Speakers in Economic and Social Council’s High-Level Segment Discuss Components for New Agenda, Agreeing on Need to Spotlight Environment, Poverty Eradication

8 July 2014

Speakers in Economic and Social Council’s High-Level Segment Discuss Components for New Agenda, Agreeing on Need to Spotlight Environment, Poverty Eradication

8 July 2014
Economic and Social Council
Department of Public Information • News and Media Division • New York

Economic and Social Council

2014 Substantive Session

Political Forum & 33rd Meeting (AM, PM & Night)

Speakers in Economic and Social Council’s High-Level Segment Discuss Components

for New Agenda, Agreeing on Need to Spotlight Environment, Poverty Eradication


Growth must not come at the expense of the environment, delegates heard today, as the Economic and Social Council continued its high-level segment week during which ministers and other senior Government officials explored critical components to be included in a cohesive, forward-looking post-2015 development agenda, which should, for the first time, put the environment front and centre.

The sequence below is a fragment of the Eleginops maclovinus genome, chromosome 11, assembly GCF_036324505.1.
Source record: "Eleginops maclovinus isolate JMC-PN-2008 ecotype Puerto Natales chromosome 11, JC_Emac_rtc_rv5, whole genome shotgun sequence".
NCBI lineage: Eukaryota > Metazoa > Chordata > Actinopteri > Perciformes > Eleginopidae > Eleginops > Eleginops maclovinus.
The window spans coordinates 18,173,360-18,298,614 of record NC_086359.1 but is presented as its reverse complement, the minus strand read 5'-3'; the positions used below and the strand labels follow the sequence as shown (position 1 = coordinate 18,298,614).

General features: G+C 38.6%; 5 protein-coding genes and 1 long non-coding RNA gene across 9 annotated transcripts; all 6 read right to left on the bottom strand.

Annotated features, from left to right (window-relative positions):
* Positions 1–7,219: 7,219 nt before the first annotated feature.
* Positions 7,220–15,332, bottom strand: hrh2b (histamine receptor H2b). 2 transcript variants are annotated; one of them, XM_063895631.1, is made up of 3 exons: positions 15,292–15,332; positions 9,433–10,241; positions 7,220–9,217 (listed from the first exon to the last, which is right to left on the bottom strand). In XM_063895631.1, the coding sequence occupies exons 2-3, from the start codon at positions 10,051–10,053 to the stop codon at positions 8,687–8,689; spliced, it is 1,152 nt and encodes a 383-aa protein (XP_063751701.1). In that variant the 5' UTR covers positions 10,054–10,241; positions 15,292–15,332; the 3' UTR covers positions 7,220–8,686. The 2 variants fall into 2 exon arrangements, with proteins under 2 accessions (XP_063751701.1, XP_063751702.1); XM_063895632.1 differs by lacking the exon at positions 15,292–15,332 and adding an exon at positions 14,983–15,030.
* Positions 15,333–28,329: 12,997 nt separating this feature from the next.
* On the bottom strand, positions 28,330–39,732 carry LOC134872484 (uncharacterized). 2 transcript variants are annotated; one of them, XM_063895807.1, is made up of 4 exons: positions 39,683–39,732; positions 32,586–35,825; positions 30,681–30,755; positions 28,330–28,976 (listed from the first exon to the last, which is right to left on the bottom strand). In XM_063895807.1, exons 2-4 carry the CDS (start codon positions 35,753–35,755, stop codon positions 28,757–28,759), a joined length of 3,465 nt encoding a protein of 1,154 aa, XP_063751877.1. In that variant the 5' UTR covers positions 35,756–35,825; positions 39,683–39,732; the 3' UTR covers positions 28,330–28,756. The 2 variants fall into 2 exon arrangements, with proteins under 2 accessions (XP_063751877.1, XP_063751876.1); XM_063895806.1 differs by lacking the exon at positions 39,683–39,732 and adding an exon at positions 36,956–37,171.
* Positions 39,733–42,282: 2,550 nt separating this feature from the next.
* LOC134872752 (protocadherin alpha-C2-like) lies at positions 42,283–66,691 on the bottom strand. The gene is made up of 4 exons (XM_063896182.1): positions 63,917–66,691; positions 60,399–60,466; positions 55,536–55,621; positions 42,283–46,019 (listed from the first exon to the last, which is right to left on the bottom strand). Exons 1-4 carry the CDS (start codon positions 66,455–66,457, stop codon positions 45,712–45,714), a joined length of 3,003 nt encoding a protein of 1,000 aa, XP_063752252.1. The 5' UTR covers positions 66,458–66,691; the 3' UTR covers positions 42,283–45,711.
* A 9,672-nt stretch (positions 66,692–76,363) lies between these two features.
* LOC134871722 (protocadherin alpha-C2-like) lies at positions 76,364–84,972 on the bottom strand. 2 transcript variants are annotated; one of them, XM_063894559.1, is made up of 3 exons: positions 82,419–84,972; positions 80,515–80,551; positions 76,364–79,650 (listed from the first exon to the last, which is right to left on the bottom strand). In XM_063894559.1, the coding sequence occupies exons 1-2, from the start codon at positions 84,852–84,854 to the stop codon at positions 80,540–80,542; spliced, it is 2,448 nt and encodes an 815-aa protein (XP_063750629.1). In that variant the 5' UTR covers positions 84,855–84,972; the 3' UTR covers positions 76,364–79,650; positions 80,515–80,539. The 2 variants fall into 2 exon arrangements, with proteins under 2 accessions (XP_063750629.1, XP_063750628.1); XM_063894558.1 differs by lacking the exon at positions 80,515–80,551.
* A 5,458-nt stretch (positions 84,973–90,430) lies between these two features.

Throughout the day, the Council held a series of ministerial dialogues, as well as a general debate, in which representatives took stock of the progress made thus far on the Millennium Development Goals, while searching for key lessons learned to take forward as they designed a follow-on agenda.

Environment ministers strongly believed that the post-2015 agenda needed to integrate environmental issues with social and economic development, said Oyun Sangaasuren, Minister for Environment and Green Development of Mongolia, reporting on the results of the first ever United Nations Environment Assembly, held in Nairobi, Kenya, in June.

She said that during discussions on the environmental aspects of the sustainable development goals, delegates had called for an urgent shift in which attention was paid to preserving natural capital, enhancing resource efficiency and, among others, creating sustainable, green cities.  Some had suggested that sustainable production and consumption should be made into a stand-alone goal, and many held that climate change should be reflected across all development targets.